TRIGGER WARNING: discussions of rape, abuse and offensive language and ideas.
December 15, 2012 CHICAGO— a 12 year old girl is held by gunpoint and gang-raped by three 16 year old boys in the basement of one of the rapist’s homes. August 12, 2012 STEUBENVILLE— an unconscious 16 year old girl is raped at a party by two 16 and 17 year old football players The thing these two heinous crimes have in common? Both victims were blamed for what happened to them.
Rape-splaining and victim blaming are two of the biggest proponents of the pervasive rape culture that we all live in. Rape-splaining is the explaining away of a sexual assault or rape; this includes coming up with excuses for the rapists and subtly placing the blame on the victim. Victim blaming is more overt in its shifting of the blame from rapist to victim, but both of these tactics give the victim responsibility for what happened to them. Since people are constantly bombarded with this cultural mindset, both rape-splaining and victim blaming can easily be found in verbal and cyber conversations. Ms. Magazine pointed out the 10 most common examples of victim blaming in an article last week.
Let’s take a deeper look at them now:
1. The victim was asking for it. This is the line that I hear most commonly in regards to sexual assault and rape. If a girl is drunk, acting like she “wants the D”, or is dressed provocatively, she obviously is asking for rape, right? The more thought you put into this argument, the more absurd it sounds. Women have every right to drink, be flirty, and wear what they want without being in physical danger. Scotland got it right when they filmed an anti-victim blaming advertisement; the victim is never asking for it!
2. Men get these biological urges to rape; they just can’t help themselves. According to the UK’s Rape Crisis Center, “studies show that most rapes are premeditated i.e. they are either wholly or partially planned in advance. All rapes committed by more than one assailant are always planned.” Men are human beings, right? Don’t human beings have free will to make their own choices? Why are men any different when it comes to sexual urges? Men aren’t animals, and if I were a man, I would honestly resent the implication that I couldn’t control myself. Rape is a choice that men make with their brains, not with their penises.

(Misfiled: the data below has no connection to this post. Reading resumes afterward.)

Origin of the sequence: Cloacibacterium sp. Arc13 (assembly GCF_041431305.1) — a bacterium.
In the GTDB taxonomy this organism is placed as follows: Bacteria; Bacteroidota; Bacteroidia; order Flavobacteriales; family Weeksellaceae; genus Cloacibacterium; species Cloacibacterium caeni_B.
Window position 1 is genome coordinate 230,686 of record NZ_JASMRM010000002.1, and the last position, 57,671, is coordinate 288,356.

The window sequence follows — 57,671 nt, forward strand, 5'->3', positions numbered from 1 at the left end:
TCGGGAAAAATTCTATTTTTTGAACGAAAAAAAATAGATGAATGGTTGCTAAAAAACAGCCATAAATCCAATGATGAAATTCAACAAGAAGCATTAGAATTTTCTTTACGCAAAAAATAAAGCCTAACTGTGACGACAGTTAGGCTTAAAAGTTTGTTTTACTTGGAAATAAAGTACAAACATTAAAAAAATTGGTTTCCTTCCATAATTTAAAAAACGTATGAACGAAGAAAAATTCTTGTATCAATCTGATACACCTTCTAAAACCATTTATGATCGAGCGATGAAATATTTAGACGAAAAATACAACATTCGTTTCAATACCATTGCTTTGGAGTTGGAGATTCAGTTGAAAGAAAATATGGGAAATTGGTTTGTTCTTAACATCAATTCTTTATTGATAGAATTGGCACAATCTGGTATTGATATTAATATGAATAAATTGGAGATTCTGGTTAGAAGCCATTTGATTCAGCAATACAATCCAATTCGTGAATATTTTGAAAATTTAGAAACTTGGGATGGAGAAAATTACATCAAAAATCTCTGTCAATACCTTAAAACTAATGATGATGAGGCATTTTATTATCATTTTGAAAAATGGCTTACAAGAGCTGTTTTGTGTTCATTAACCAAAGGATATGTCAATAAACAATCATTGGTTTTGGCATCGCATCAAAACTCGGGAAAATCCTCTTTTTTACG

3. The victim might have made it up. This one makes me, and countless other feminists/women/rational humans, quite upset. Why are people more ready to believe that the woman is lying than that she has been victimized? If someone was robbed, this question would never even be fathomed by onlookers. Look below at the lovely infographic made by the Department of Justice’s National Crime Victimization Survey. It speaks for itself.
4. The victim is ruining the life of the rapist; the rapist had so many prospects. When a man chooses to rape a woman, he is making a choice. Albeit a stupid and awful choice, but it is a decision that is consciously made. He weighed the pros and cons of the situation, and although he might claim that he was caught up in the moment, he infringed on another individual’s liberty and personhood. For this, he must face the consequences. It is not the victim’s fault that a man chose to rape her, even if he was a star athlete/genius/musical prodigy/etc. He may be such a “promising boy”, but he is also a rapist and that can’t be forgotten.